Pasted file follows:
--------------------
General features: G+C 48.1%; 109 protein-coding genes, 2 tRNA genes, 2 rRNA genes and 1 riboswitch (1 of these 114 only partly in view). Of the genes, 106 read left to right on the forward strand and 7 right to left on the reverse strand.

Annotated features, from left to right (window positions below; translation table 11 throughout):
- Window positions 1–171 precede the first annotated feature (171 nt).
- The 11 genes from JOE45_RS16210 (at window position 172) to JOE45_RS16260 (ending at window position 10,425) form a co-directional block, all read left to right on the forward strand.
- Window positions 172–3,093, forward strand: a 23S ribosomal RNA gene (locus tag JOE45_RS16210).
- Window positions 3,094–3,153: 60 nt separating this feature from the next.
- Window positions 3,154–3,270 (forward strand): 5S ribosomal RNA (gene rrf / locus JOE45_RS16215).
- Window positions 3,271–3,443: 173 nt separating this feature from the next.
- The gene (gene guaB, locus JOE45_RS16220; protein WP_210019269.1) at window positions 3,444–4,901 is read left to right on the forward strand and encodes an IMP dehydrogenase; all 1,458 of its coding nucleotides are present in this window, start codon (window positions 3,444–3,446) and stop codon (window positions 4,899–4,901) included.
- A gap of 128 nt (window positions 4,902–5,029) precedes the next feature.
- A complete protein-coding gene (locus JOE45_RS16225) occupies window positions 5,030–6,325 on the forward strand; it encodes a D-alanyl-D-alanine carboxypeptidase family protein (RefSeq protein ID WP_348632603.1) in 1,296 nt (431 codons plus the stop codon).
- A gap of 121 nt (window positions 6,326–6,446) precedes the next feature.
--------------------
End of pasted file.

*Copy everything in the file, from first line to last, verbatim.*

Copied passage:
General features: G+C 48.1%; 109 protein-coding genes, 2 tRNA genes, 2 rRNA genes and 1 riboswitch (1 of these 114 only partly in view). Of the genes, 106 read left to right on the forward strand and 7 right to left on the reverse strand.

Annotated features, from left to right (window positions below; translation table 11 throughout):
- Window positions 1–171 precede the first annotated feature (171 nt).
- The 11 genes from JOE45_RS16210 (at window position 172) to JOE45_RS16260 (ending at window position 10,425) form a co-directional block, all read left to right on the forward strand.
- Window positions 172–3,093, forward strand: a 23S ribosomal RNA gene (locus tag JOE45_RS16210).
- Window positions 3,094–3,153: 60 nt separating this feature from the next.
- Window positions 3,154–3,270 (forward strand): 5S ribosomal RNA (gene rrf / locus JOE45_RS16215).
- Window positions 3,271–3,443: 173 nt separating this feature from the next.
- The gene (gene guaB, locus JOE45_RS16220; protein WP_210019269.1) at window positions 3,444–4,901 is read left to right on the forward strand and encodes an IMP dehydrogenase; all 1,458 of its coding nucleotides are present in this window, start codon (window positions 3,444–3,446) and stop codon (window positions 4,899–4,901) included.
- A gap of 128 nt (window positions 4,902–5,029) precedes the next feature.
- A complete protein-coding gene (locus JOE45_RS16225) occupies window positions 5,030–6,325 on the forward strand; it encodes a D-alanyl-D-alanine carboxypeptidase family protein (RefSeq protein ID WP_348632603.1) in 1,296 nt (431 codons plus the stop codon).
- A gap of 121 nt (window positions 6,326–6,446) precedes the next feature.